How this Phoenix trio is coming in hotter than you.



Injury Reserve Talk Their New EP 'Drive It Like It's Stolen'

Phoenix-made and LA-based trio Injury Reserve is coming in hot with their new EP, Drive It Like Its Stolen. The trio’s, comprised of rappers Stepa J. Groggs, Ritchie With a T, and producer Parker Corey, music is a combination of trap, jazz rap, and experimental, creating a one-of-a-kind sound. After collaborating with Vic Mensa and Cakes Da Killa on their last project, the guys have turned it up a notch on this new EP, finishing it in under a month. Cop a listen to the trio’s new EP and check out our interview with the guys below.

So, y’all’s album Drive It Like Its Stolen just came out, how are you feeling? 

Stepa Good, so far. Very tired.

How are people taking it? 

S Good, I think.

Ritchie It seems to be doing great, I think, so that’s exciting. We were trying to figure out the reception because the two singles that we dropped were so different from each other, like some people liked this song, some people liked that song, so it was kind of like we really weren’t quite sure, and because this is like a brand new record to us, it didn’t really feel like we were hitting a big finish line because the last record, we worked on a year and a half. But this record, we finished it so fast it didn’t really feel like a finish line.

Why did you guys finish it so fast compared to the last one? 

R Well it’s shorter, but also, all we did was work on this. I didn’t have school or work, no one else has to work, I mean, we all live together now, so there were no other distractions.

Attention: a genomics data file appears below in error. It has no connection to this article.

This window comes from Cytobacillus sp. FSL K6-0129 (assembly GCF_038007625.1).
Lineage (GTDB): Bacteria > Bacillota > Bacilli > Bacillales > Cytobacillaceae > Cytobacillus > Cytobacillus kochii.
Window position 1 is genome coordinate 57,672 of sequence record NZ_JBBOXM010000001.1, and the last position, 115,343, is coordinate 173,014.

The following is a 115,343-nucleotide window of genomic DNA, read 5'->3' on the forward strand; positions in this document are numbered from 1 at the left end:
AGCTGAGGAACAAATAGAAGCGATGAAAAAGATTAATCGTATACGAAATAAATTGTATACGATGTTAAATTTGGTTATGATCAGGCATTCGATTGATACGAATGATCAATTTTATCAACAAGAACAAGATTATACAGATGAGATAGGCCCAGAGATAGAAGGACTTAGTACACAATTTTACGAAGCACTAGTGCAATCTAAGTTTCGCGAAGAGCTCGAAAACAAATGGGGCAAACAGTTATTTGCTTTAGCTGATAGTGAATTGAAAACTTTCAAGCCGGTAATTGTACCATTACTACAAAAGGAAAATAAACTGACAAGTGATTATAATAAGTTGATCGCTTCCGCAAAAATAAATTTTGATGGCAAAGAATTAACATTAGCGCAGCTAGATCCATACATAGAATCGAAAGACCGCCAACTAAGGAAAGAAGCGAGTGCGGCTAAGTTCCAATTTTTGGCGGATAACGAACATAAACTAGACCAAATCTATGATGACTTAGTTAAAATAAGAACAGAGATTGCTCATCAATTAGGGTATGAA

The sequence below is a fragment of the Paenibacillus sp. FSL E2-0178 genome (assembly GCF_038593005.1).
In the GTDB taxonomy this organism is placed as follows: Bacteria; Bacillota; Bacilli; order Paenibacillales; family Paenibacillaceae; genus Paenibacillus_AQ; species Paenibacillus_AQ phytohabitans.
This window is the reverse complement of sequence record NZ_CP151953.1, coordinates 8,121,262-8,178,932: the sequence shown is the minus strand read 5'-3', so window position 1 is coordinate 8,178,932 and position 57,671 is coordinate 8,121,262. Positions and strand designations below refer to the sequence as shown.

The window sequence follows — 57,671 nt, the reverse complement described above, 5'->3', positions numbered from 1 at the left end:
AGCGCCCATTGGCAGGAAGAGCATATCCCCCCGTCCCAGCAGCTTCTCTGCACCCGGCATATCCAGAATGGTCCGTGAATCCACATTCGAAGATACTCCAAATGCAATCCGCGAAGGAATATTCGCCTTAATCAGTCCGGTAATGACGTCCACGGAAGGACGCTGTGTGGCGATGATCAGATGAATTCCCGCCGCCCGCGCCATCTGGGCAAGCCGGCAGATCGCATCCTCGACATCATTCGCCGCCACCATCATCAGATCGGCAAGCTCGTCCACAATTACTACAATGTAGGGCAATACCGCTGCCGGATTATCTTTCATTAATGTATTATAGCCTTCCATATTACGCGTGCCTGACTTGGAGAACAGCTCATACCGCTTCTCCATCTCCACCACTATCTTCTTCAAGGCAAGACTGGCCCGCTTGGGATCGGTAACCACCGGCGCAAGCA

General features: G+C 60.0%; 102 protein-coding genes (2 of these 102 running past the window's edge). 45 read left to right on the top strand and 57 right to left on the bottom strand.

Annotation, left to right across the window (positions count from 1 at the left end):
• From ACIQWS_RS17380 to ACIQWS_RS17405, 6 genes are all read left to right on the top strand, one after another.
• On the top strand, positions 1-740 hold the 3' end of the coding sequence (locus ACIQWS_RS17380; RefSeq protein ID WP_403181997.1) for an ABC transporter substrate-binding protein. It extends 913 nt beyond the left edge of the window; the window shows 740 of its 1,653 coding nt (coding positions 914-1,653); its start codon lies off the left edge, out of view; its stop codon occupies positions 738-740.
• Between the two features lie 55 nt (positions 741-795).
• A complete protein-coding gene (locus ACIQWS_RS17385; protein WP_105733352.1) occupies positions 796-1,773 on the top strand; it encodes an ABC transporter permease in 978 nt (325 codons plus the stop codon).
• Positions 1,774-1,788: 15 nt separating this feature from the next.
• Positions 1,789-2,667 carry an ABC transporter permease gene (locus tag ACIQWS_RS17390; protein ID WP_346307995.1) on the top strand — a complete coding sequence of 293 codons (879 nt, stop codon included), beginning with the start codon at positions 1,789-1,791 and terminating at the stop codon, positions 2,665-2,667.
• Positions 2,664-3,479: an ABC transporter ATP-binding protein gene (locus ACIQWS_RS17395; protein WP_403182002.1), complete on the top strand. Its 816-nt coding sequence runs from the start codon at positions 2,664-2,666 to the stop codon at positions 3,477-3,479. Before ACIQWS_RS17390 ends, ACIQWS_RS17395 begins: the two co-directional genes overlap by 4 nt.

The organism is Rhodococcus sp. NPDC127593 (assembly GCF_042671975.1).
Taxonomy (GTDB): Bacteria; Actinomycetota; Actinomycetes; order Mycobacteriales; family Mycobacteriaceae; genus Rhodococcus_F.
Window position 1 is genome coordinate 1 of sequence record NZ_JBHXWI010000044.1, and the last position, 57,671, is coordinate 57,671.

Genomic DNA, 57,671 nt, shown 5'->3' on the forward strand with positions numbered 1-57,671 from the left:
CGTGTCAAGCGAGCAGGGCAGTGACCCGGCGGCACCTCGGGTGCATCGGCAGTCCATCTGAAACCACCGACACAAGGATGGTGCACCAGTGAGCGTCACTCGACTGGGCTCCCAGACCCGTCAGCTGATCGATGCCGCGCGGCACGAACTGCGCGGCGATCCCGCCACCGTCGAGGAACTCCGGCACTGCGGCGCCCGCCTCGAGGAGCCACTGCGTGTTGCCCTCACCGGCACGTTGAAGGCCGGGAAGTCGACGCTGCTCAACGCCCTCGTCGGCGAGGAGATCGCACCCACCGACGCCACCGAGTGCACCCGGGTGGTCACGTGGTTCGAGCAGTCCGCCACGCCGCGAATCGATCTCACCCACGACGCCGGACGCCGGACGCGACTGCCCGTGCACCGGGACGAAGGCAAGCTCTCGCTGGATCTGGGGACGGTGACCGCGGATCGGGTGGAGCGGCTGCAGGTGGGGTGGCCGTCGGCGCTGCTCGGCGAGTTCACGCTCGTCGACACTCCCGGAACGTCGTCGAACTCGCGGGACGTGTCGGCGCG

Awesome. So, do you guys want to expand on the fact that you guys call your music “blue-collar rap”? 

R We’ve said it as a reference to certain things, but we’ve never been like, “this is blue collar rap”. It’s starting to get dated, but people were starting to put onto us, because our first record we were just rapping about having jobs, and for some reason, it was refreshing to people that we weren’t rapping about the status quo, but rather rapping about everyday life. So, I think that’s why the whole blue-collar thing started going around. It was a line of mine that started to turn into a thing that people were using to describe us, but we personally were like…

S Yeah, I don’t think went out of our way to sound like “blue collar rappers,” it’s just truthful. It’s just who we were.

Cool. So is there a storyline or narrative that ties all the songs together? 

R No, there’s no storyline or narrative, but there’s a sense of a sort of skeletal vibe that ties it all together, it’s pretty straightforward, we didn’t really go into it conceptually, or any type of idea that we wanted to be. We kind of just focused on each song individually and how we were feeling in those couple of weeks when we made the record, and it makes one piece if that makes sense.

Parker I think it’s more vibes rather than a specific narrative.

So you’ve done two big projects already with big collabs and features, is there any pressure to keep the momentum going or outdo what you’ve done already? 

P Absolutely. If it stagnates, then it’s a sign that we’re not doing as good.

R Definitely. It’s so much larger than where we are—we know where we want to be. So if we started stagnating, then we’d feel defeating. We didn’t feel the pressure to have bigger features. We wanted to work with bigger and better people, the main goal was the music, and it’s as simple as that. This record has no rap features compared to the other two.